Smart Phones Get a Brain

By William Claney

The 2012 CES (Consumer Electronics Show – Las Vegas, NV.) had two standout electronic marvels one was the ultra slim notebook that we explored last time and the other is a new smarter smart phone made by Nokia and running a Microsoft Windows operating system. The Nokia Lumia 800 won best of show, and accolades from attendees, this year and it bested more than two thousand products on display.

Nokia is still the world leader in the phone handset business (just a phone with some features) but has lagged sorely behind Apple and Android in the smart phone business (a phone with Internet access, etc.), but that’s about to change. Apple is the current market leader in the US market but Nokia still outsells them in shear numbers of handsets worldwide. Nokia has about 29% of the world market share of phones, with Apple half that. Apple still dominates the apps business and Android is apps strong, however, Nokia is gaining ground on apps fast, very fast and may overtake Android by the end of this year. I’ve never seen anything like it from nearly zero apps to 50,000 in just over one year.

About a year ago Nokia and Microsoft teamed up to push the Windows 7.5 Mango operating system (OS) as a replacement to Nokia’s home grown OS. The Nokia chief executive, Steven Elop, was an executive at Microsoft before being drafted by Nokia as its new CEO so he knows first hand what Microsoft is capable of in the OS field. Don’t doubt this.

The new OS, known as Windows Mango, is a tile based visual view of all important functions of the phone. For example, rather than pages of icons reporting on phone calls, several icons for music, games and programs one tile tells you that phone calls have been received, music is available, and games are in progress. Touch the tile and up pops a list of your important events. That means rather than separate icons for each program the tile summarizes the activities within the group and reports it to the main page. This is much faster than using tiles, and gives you a summary of your activities. Important for a phone especially if you’re totally hooked on information and check your phone activity frequently.

Mango is also a forerunner of the newest computer OS known as Windows 8. When Windows 8 is released later this year it will integrate into the smart phone business, meaning what you see and do on one device, like the smart phone, you will be able to see and do on the other device, like the computer. So, one operating system for both means the beginning of a unique ecosystem. By the way, the ecosystem is the holy grail of the smart phone business. Think of Amazon offering the Fire to sell books, the iPad to sell music, etc.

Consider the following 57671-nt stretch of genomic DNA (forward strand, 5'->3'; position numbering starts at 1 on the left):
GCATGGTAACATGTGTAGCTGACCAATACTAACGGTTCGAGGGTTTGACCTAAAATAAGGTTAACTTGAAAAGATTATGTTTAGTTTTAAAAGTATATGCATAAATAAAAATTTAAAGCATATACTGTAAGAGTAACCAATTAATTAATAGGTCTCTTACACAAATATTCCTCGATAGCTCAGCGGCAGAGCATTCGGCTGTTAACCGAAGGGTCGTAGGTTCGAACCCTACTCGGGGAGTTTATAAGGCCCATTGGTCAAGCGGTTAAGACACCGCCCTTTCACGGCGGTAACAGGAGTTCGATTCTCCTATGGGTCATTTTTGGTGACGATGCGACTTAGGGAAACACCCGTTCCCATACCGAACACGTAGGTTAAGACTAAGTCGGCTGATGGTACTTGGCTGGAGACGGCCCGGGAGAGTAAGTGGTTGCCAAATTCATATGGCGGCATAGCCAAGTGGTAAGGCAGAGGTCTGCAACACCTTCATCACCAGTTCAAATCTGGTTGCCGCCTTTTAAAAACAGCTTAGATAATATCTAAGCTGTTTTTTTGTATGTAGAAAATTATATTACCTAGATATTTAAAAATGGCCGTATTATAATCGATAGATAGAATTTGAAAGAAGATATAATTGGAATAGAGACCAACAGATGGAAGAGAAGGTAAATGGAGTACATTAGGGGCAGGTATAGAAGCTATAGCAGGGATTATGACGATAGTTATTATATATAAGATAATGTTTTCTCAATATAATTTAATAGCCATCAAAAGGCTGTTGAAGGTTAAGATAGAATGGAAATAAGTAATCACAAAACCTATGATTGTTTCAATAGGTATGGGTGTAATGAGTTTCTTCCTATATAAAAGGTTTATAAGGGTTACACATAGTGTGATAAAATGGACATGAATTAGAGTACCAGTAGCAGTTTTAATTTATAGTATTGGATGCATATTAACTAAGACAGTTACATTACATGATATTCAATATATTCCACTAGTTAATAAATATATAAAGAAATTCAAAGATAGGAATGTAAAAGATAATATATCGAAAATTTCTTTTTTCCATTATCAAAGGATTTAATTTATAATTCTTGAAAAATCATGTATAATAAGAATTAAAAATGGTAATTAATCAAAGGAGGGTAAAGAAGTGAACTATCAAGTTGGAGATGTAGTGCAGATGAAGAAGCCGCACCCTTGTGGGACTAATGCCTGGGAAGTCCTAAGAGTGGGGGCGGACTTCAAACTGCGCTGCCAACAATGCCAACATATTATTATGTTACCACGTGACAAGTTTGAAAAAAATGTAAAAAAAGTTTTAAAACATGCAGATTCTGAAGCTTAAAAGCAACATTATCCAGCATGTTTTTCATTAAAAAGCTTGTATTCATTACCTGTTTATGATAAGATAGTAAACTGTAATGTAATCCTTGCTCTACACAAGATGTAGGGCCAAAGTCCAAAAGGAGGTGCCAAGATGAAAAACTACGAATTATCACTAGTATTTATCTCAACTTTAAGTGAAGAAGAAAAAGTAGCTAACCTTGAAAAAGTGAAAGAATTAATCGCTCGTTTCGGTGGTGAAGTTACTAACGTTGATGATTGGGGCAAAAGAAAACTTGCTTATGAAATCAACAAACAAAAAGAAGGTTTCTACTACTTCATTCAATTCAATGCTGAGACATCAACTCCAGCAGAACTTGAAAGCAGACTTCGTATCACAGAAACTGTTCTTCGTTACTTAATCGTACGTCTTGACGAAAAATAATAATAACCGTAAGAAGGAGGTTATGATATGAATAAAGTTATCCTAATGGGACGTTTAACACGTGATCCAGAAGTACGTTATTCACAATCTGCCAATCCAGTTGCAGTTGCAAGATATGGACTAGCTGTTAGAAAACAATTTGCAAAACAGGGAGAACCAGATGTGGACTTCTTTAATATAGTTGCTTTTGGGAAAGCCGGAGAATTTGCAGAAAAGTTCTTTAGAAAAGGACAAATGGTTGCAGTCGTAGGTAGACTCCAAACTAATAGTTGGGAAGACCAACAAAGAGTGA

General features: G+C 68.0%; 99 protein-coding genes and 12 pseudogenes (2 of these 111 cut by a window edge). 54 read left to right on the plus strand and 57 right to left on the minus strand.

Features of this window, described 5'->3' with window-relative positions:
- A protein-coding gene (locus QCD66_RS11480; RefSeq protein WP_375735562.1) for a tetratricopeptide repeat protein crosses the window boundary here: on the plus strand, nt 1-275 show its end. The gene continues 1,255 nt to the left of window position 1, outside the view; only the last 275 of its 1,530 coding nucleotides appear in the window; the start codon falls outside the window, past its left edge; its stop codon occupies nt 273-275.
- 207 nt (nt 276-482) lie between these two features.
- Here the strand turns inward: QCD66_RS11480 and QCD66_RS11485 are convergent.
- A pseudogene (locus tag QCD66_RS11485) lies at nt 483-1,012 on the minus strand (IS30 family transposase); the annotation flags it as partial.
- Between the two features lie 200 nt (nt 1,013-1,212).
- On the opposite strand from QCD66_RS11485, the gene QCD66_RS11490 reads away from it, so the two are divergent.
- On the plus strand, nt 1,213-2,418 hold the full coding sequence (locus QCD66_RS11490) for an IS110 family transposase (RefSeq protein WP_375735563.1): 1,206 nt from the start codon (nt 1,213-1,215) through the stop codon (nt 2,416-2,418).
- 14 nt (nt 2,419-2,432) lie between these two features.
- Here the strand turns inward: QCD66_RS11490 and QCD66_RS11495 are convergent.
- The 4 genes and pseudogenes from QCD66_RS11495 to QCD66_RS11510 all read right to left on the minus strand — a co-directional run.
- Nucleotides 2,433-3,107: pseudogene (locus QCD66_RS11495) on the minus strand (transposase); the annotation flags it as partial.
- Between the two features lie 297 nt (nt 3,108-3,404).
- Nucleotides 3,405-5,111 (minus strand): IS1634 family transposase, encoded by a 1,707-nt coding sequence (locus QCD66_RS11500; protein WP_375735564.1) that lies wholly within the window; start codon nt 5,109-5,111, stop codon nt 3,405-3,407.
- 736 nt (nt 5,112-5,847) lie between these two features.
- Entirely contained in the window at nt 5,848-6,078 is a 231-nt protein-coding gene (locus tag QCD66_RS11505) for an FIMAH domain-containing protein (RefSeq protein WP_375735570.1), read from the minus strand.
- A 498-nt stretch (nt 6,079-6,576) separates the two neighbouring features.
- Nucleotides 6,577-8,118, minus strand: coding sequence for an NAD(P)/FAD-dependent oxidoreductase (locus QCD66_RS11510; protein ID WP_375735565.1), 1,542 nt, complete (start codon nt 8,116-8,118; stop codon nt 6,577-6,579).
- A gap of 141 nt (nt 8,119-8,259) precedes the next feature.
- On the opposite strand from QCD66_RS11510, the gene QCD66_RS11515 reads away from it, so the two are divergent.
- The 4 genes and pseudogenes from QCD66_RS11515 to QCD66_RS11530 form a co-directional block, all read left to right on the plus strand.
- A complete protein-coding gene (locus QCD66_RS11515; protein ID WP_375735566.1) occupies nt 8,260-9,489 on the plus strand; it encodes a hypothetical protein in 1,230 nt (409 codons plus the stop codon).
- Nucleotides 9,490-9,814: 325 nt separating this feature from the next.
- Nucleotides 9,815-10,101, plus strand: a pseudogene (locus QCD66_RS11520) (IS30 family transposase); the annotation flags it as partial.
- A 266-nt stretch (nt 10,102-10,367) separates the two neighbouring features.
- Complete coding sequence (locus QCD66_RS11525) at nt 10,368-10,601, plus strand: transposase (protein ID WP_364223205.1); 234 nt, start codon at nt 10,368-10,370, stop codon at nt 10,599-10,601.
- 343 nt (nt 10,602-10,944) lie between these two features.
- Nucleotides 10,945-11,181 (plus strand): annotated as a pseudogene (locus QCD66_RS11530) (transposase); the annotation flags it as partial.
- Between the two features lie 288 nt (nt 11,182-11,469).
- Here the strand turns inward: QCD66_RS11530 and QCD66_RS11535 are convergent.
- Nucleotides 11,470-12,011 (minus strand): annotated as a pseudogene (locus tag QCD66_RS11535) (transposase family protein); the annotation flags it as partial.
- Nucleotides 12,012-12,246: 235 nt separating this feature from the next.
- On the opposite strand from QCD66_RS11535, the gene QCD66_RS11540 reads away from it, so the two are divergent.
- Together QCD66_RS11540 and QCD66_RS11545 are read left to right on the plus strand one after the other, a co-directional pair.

It is my most intense recommendation if you’re a Microsoft user for your business to get in line for this product and prepare your computer systems and networks for Windows 8. I can’t make this point more clear, get your plans in place now. An informed IT tech should be able to help you make a plan to migrate your business to this new reality.

Now for the best part, price. Nokia has always been known as a leader for low cost extremely high quality hand sets. While Nokia’s offerings are not yet fully capable of some of Apple’s coolest features, or Androids hype, they make up in price and a rapidly growing list of features and apps. T-Mobil is offering the Nokia Lumia 710 at $49.99 and Wal-Mart has it for free with a two year commitment. This price point for a smart phone is a clear winner.

New entries on the low end will be the Lumia 610 (working name) and on the high end to compete with the best in the world the Lumia 900.

In conclusion, smart phones are getting smarter. They are beginning to consolidate the world of operating systems so work on one platform is compatible with work on another. This is something Microsoft does best, wait for the market to develop, then dominate it. RIM and to some extent Android are dead or dead-end platforms. Only Apple and Microsoft will survive.